From a web browser running LiveView Web, cards represent visual displays of query results of a streaming data set. From a card, you select a table against which to apply a query, as well as determine the predicates and parameters that are used to provide streaming data to a visualization within LiveView web.

  1. Start StreamBase Studio in the SB Authoring perspective.

  2. Load the LiveView Web sample:

    1. Select File>Import Samples and Community Content from Studio's top-level menu.

    2. Enter LiveView in the filter field to narrow the selection.

    3. Select the Spotfire LiveView Web Sample from the Spotfire LiveView category.

    4. Click OK.

    The LiveView Web sample loads into Studio with the project name sample_lv_sample_lvweb. If you already have a project folder of that name, Studio adds a counter digit to the folder name and adds a new project.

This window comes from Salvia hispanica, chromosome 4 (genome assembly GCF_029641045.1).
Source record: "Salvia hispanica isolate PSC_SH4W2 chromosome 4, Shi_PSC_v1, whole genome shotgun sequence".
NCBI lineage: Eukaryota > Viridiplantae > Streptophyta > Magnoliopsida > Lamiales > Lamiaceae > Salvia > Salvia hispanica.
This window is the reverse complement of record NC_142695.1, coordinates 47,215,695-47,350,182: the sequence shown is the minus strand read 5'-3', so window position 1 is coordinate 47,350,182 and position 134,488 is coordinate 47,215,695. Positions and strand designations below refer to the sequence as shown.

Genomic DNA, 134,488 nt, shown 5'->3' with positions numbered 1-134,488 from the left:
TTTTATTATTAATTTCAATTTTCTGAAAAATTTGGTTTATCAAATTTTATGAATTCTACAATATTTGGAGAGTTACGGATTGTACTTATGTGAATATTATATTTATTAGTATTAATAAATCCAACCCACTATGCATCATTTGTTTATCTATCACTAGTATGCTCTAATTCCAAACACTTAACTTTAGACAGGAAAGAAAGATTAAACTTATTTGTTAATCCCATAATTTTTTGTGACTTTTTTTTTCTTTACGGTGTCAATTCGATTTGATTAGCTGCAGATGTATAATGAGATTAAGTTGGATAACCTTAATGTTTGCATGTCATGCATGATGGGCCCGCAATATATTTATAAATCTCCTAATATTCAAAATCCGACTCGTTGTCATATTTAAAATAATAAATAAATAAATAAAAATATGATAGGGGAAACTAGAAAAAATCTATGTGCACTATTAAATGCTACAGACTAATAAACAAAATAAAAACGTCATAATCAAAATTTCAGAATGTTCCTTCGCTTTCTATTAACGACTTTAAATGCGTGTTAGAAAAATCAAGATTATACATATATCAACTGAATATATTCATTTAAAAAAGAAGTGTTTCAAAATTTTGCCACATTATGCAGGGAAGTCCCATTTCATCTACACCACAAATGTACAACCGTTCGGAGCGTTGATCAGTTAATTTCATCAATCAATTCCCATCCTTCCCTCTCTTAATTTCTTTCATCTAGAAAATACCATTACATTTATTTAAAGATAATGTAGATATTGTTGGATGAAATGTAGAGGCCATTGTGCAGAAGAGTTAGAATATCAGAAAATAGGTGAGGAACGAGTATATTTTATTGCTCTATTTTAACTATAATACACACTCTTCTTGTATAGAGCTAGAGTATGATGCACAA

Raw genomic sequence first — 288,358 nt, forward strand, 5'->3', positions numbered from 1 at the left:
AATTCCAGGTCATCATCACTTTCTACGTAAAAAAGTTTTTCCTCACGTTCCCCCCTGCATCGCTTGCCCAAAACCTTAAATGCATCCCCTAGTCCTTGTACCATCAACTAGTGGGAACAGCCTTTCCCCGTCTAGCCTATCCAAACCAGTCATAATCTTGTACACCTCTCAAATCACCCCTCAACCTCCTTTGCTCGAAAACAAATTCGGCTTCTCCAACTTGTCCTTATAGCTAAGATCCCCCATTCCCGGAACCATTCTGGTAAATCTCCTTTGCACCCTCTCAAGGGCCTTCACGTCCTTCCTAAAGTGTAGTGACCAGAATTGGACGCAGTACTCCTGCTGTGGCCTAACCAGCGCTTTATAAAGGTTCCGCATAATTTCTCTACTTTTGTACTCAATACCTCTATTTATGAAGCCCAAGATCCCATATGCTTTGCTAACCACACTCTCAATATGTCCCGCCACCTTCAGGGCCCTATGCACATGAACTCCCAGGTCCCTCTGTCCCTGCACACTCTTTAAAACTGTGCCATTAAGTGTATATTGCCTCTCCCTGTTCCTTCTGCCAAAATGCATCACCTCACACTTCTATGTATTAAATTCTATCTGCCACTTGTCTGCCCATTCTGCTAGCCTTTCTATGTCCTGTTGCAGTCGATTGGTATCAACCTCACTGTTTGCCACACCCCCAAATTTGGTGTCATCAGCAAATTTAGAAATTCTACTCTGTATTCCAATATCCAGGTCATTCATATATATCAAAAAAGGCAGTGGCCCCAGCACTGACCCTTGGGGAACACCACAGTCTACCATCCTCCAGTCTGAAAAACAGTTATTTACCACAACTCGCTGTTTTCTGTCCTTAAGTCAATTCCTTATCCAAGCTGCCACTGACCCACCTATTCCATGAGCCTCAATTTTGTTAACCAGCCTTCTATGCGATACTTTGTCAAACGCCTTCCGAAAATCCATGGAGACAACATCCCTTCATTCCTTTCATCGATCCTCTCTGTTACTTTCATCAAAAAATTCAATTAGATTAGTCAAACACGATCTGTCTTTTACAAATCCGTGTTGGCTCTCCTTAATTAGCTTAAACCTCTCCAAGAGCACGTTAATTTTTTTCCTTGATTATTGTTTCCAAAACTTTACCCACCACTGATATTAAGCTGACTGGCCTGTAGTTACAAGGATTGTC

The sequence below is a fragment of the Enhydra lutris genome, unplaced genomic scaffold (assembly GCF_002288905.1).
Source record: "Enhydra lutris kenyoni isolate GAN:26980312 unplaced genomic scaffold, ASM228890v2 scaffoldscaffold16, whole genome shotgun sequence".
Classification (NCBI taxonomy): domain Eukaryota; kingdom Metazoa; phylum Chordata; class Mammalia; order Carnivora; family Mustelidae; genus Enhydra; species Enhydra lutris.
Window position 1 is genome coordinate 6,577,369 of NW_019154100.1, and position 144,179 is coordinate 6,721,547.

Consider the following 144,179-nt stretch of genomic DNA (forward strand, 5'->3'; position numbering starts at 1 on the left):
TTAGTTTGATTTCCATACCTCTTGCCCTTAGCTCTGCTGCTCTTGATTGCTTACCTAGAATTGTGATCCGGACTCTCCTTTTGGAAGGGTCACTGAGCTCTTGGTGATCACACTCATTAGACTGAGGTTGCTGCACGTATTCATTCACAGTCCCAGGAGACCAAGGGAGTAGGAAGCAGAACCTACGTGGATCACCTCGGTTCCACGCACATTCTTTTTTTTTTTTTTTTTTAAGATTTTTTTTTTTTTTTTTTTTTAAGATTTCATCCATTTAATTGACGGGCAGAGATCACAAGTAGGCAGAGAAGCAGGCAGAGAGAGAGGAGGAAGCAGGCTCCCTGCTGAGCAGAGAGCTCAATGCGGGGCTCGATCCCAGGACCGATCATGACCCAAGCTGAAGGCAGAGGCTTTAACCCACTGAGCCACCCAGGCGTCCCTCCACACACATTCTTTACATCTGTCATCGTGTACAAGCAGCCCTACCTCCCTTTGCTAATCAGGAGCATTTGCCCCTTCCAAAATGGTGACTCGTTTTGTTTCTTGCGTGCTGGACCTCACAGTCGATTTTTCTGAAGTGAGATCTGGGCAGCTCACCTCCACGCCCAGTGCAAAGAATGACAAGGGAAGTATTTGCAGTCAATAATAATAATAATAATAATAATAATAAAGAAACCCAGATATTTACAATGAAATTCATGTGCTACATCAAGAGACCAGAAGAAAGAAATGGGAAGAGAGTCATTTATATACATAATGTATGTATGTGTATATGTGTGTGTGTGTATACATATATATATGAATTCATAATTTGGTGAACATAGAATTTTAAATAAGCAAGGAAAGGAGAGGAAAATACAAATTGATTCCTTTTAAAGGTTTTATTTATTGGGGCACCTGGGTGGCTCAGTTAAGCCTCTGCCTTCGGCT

3. In the Project Explorer view, select the name of the project, right-click, and from the context menu, select Run As>LiveView Fragment. The Console view shows several messages as the LiveView Server compiles the project and starts. This startup process can take several minutes, depending on the configuration of your computer.

  4. Point your web browser to the LiveView Web application landing page (typically http://localhost:11080/lvweb).

  5. Log on as admin/admin. For more details regarding the sample, refer to its README file.

  6. From your browser, hover your mouse in the LiveView Web card and click the pencil icon to edit the card's query.

    This example uses query options based on the Last Minute Price Trends By Category card.

  7. Choose a table from the dropdown list.

  8. Enter your query predicate into the Query window. The Query window also provides a link to LiveView's Query Language reference documentation.

    The following example selects everything available from the ItemsInventory table:

  9. Use the Query Builder to optionally select or deselect fields to display in the card: